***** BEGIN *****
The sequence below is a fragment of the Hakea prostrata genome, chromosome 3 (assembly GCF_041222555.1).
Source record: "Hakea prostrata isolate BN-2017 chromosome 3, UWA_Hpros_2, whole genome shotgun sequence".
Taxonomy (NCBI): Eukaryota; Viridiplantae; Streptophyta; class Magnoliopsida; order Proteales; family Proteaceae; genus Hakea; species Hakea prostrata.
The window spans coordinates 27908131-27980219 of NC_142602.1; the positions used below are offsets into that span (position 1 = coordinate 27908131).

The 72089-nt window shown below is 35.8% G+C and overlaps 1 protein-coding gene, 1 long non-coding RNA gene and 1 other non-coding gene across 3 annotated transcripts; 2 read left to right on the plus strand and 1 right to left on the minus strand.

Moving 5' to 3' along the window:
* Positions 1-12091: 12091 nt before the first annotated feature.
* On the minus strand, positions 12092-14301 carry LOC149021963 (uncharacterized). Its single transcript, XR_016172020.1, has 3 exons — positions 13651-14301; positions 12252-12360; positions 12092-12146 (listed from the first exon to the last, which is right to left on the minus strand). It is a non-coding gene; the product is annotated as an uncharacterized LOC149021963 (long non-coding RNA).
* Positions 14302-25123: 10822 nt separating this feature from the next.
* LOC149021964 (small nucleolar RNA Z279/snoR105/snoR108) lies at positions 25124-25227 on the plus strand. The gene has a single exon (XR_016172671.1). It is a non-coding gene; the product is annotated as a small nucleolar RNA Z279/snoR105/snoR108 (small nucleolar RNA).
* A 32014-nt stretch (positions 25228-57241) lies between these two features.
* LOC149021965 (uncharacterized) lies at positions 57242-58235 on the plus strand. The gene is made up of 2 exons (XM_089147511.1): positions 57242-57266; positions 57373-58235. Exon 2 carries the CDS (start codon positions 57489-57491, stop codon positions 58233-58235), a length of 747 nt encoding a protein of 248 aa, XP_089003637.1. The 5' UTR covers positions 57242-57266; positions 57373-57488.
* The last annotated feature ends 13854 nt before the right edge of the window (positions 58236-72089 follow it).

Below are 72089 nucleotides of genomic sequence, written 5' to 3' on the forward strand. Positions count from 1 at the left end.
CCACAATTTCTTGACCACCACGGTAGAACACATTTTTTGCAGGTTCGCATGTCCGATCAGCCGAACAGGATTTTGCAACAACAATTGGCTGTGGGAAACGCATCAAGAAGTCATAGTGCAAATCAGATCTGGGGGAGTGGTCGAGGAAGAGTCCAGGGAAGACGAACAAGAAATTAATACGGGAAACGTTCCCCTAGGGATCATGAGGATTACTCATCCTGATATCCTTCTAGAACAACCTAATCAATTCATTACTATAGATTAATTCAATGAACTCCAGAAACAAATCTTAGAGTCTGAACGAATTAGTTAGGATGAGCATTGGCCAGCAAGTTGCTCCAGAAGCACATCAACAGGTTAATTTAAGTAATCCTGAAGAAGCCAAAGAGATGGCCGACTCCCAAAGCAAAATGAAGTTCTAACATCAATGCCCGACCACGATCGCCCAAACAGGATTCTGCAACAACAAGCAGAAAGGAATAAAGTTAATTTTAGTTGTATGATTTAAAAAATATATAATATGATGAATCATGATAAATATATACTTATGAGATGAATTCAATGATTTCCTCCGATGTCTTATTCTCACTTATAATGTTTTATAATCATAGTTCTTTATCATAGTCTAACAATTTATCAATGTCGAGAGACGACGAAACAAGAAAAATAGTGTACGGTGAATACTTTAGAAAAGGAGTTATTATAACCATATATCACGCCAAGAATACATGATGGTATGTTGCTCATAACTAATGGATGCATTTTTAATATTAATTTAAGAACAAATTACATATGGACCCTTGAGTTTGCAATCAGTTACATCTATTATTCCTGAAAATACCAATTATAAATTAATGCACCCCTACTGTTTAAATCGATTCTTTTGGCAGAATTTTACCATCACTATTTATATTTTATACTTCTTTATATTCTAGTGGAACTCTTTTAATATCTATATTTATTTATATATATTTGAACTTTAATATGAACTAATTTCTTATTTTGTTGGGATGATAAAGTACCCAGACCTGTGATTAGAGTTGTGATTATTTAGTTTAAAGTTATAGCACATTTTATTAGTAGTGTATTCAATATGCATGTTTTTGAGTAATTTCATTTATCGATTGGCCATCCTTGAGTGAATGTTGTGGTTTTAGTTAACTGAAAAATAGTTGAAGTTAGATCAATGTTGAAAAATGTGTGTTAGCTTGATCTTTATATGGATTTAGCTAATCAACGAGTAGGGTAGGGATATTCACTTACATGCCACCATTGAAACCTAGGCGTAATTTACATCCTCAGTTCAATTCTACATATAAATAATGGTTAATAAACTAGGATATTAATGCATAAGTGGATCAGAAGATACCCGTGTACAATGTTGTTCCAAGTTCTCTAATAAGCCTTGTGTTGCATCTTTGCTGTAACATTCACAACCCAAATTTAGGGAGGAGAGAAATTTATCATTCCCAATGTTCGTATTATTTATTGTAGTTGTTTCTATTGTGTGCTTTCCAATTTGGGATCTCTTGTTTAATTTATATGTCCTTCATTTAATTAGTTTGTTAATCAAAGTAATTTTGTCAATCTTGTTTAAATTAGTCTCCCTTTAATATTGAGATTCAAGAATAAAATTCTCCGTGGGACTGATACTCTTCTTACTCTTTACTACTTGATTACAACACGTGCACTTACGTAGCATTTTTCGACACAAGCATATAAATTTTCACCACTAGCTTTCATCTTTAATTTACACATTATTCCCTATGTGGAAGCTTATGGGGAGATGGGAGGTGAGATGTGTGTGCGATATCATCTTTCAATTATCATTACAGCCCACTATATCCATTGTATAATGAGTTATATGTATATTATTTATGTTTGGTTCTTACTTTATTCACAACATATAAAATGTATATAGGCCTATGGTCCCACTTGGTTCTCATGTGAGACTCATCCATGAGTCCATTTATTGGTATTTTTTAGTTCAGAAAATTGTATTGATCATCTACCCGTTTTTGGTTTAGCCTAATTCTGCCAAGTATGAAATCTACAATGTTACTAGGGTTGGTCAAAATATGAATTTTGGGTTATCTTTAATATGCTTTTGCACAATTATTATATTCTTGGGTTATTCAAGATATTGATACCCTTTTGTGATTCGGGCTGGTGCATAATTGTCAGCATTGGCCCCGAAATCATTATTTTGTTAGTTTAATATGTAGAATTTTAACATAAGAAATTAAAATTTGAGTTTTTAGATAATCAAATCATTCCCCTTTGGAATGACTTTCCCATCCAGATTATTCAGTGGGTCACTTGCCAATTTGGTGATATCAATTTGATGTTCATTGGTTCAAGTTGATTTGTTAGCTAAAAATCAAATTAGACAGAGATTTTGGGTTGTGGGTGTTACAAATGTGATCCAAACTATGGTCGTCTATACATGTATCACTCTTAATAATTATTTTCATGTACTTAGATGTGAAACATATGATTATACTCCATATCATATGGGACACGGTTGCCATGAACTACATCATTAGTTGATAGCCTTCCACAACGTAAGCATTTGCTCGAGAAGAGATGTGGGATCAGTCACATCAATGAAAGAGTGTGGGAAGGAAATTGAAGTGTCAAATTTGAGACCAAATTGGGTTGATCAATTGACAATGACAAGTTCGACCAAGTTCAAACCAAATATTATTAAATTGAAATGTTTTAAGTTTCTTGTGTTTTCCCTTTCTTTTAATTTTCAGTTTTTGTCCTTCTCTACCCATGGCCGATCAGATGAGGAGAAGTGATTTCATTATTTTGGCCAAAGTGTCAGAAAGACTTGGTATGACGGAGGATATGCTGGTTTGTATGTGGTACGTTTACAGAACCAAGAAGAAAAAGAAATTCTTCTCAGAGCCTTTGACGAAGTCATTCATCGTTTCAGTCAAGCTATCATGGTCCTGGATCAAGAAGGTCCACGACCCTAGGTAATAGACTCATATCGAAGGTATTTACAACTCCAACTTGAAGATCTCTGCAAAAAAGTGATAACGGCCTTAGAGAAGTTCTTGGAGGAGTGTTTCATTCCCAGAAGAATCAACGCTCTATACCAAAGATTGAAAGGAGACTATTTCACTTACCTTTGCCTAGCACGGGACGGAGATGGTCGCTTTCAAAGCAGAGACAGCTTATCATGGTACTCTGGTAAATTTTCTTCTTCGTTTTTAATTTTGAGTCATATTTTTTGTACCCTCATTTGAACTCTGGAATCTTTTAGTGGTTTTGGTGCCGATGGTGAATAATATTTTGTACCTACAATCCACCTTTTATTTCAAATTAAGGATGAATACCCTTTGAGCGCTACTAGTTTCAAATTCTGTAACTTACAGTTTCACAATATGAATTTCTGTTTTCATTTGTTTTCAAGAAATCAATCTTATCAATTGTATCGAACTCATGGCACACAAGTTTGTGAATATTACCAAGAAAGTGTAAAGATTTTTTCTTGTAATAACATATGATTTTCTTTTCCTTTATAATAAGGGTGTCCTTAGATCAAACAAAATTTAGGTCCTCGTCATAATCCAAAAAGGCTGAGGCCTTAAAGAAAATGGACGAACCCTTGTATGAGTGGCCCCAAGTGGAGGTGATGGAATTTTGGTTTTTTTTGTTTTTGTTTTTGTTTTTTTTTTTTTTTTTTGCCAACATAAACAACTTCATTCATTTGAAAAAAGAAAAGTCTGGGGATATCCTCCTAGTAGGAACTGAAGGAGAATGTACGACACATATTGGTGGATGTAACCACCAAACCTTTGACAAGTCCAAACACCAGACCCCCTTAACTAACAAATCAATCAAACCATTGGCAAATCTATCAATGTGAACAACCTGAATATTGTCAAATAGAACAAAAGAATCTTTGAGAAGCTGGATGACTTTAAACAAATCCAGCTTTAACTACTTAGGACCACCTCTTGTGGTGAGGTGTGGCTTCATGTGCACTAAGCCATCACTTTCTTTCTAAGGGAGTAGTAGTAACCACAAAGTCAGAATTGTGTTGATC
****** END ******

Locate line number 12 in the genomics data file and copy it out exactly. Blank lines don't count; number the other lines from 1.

* LOC149021965 (uncharacterized) lies at positions 57242-58235 on the plus strand. The gene is made up of 2 exons (XM_089147511.1): positions 57242-57266; positions 57373-58235. Exon 2 carries the CDS (start codon positions 57489-57491, stop codon positions 58233-58235), a length of 747 nt encoding a protein of 248 aa, XP_089003637.1. The 5' UTR covers positions 57242-57266; positions 57373-57488.